Ez Duz It, Do It Ez – Dwight calls on old partner in crime, Marley Marl, to provide the beat for this one. Marley, knowing his overweight buddy’s strengths, plays to them, providing a poor man’s new jack-swingish instrumental. While the track isn’t bad, Heavy doesn’t sound interested in his own verses, which causes this one to stutter a bit.
A Better Land – The liner notes say Pete Rock (also Heavy’s cousin) co-produced this one with Heavy, which explains it semi-soulful feel. Dwight use this track to share a few uplifting verses, ultimately coming off as a hip-hop version of Michael Jackson’s “Heal The World”, only less corny. Other than getting the chance to hear some of Pete Rock’s earliest work, there wasn’t a whole lot to see here.
Gyrlz, The Love Me – I believe this was the first single off the album. Marley Marl returns to provide his second of three production credits on Big Tyme. In case you cared, Dwight wanted to make sure you know: girls are crazy about him. Personally, I didn’t care, nor do I care for Marley’s beat. I do remember the video version of this song having a much hotter instrumental, though.
More Bounce – Eddie F borrows the beat from Roger Troutman’s song of the same title, for Dwight to make an attempt at catchin’ wreck (key word: attempt). Heavy D has a knack for riding a track with his smooth flow, but he is not a great lyricist, by any stretch of the imagination. He sounds overly excited on this track, which seems to throw his flow way off. And to add insult to injury: his rhymes sound corny (how many time on one album do you have to say your height, son?). It was kind of amusing to hear Dwight drop a “faggot” and “skeezer”, both in the same song (that’s hardcore for a Heavy D song). Needless to say, this was weak.
Big Tyme – Dwight invites Pete Rock back to help co-produce this track. The beat is cool, and Dwight sounds at home on this track (and just in case you missed it the other 712 times previous to this track: Dwight is 6″2), but Dwight, was it really necessary to take a shot at Debarge? Yes, I would agree that El and Chico probably aren’t the manliest of men, but Dwight, you’re marshmallow raps don’t put you too far ahead of them on the tough scale. At the end you get to hear Pete Rock throw in (what would eventually become signature on a Pete Rock produced track) some adlibs. All in all, this was cool (although, I prefer Brand Nubian’s usage of this same sample).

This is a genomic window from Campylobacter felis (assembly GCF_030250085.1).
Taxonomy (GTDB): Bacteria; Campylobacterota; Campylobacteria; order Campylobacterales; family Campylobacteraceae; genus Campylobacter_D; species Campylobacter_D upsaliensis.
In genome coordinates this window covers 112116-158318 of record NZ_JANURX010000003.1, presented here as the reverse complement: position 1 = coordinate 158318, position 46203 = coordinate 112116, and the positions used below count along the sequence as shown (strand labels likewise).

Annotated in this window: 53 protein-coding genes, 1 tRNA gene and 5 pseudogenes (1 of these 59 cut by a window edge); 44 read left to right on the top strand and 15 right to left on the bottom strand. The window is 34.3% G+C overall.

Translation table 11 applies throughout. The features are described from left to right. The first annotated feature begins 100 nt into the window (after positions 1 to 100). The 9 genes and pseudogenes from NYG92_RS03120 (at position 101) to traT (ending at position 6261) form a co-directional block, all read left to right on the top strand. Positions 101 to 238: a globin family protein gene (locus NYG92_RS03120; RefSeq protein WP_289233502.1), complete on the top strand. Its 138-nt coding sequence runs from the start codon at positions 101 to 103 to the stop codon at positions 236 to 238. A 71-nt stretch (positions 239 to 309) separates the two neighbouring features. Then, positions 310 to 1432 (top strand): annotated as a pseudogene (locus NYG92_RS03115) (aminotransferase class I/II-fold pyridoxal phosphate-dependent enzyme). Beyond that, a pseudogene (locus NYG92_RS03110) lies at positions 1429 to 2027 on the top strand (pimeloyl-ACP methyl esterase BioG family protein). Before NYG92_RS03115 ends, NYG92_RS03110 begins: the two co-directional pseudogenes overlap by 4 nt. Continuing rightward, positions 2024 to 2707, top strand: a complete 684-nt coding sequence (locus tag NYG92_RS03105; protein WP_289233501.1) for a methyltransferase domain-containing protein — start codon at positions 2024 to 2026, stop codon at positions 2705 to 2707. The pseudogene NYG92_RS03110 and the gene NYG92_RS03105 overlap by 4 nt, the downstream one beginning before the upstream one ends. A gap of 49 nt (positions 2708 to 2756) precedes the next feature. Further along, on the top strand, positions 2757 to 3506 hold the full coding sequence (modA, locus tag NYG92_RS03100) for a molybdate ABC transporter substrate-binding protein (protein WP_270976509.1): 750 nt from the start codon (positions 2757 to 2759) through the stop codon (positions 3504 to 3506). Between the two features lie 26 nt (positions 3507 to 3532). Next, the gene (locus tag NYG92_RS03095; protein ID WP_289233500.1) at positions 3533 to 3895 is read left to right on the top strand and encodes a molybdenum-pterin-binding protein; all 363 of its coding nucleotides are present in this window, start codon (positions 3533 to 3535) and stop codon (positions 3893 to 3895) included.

Flexin’ – Over a sparse Eddie F instrumental Heavy does his best to convince the listener (and himself) that he’s not only a lover, but a battle ready emcee. I’m still not convinced.
Here We Go, Again – Marley Marl provides his final contribution to Big Tyme, and it’s not a memorable one, folks. Next…
Let It Flow – Eddie F’s instrumental work would have worked if the mixing were cleaner. As is, even with headphones on it’s a strain to hear the elements on top of Eddie’s drum beat. (I could barely make them out, only with the help of ear buds and a completely silent room, but one pin drop and its all over). Heavy’s flow is still intact, and it was kind of nice to see it end on a unity level as he extends an invitation for his fellow rappers to join him on stage so they can sing “We Are The World” and get paid together.
I mentioned earlier in this write-up, I’m not a huge fan of r&B flavored hip-hop. But ironically, the r&b flavored joints on Big Tyme are the strongest songs on the entire album, which eventually translates to an underwhelming listen. There is no question Heavy D has a solid rap voice and a quality flow, but his lyrical ability and song ideas are limited. He’s almost comical when he tries to come off as a battle emcee over harder tracks. Maybe Big Tyme would have faired better if it consisted of all New Jack Swing r&b flavored joints for Heavy to get down on. Oh wait, that would make it a Father MC album. By the way, did you know Heavy D is 6 2″?